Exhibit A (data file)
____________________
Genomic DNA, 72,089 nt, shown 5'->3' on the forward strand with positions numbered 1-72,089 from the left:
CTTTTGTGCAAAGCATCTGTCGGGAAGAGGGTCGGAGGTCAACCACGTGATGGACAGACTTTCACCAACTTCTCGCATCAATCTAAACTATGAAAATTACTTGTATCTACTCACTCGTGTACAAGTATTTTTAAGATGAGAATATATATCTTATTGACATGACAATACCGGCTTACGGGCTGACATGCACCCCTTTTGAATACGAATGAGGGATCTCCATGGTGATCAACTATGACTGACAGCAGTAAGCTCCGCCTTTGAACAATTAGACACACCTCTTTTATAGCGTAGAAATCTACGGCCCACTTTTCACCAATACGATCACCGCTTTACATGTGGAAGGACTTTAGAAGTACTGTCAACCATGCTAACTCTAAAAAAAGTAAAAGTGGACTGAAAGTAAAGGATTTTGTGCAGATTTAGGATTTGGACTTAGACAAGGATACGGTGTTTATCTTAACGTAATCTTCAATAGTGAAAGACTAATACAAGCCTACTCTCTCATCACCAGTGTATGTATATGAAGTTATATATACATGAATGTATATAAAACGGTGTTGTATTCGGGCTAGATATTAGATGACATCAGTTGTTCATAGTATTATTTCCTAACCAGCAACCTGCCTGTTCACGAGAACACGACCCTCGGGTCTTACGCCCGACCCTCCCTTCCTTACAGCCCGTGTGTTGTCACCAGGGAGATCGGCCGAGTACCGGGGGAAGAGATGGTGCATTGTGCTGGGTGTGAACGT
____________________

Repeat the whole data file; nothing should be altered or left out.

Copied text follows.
Genomic DNA, 72,089 nt, shown 5'->3' on the forward strand with positions numbered 1-72,089 from the left:
CTTTTGTGCAAAGCATCTGTCGGGAAGAGGGTCGGAGGTCAACCACGTGATGGACAGACTTTCACCAACTTCTCGCATCAATCTAAACTATGAAAATTACTTGTATCTACTCACTCGTGTACAAGTATTTTTAAGATGAGAATATATATCTTATTGACATGACAATACCGGCTTACGGGCTGACATGCACCCCTTTTGAATACGAATGAGGGATCTCCATGGTGATCAACTATGACTGACAGCAGTAAGCTCCGCCTTTGAACAATTAGACACACCTCTTTTATAGCGTAGAAATCTACGGCCCACTTTTCACCAATACGATCACCGCTTTACATGTGGAAGGACTTTAGAAGTACTGTCAACCATGCTAACTCTAAAAAAAGTAAAAGTGGACTGAAAGTAAAGGATTTTGTGCAGATTTAGGATTTGGACTTAGACAAGGATACGGTGTTTATCTTAACGTAATCTTCAATAGTGAAAGACTAATACAAGCCTACTCTCTCATCACCAGTGTATGTATATGAAGTTATATATACATGAATGTATATAAAACGGTGTTGTATTCGGGCTAGATATTAGATGACATCAGTTGTTCATAGTATTATTTCCTAACCAGCAACCTGCCTGTTCACGAGAACACGACCCTCGGGTCTTACGCCCGACCCTCCCTTCCTTACAGCCCGTGTGTTGTCACCAGGGAGATCGGCCGAGTACCGGGGGAAGAGATGGTGCATTGTGCTGGGTGTGAACGT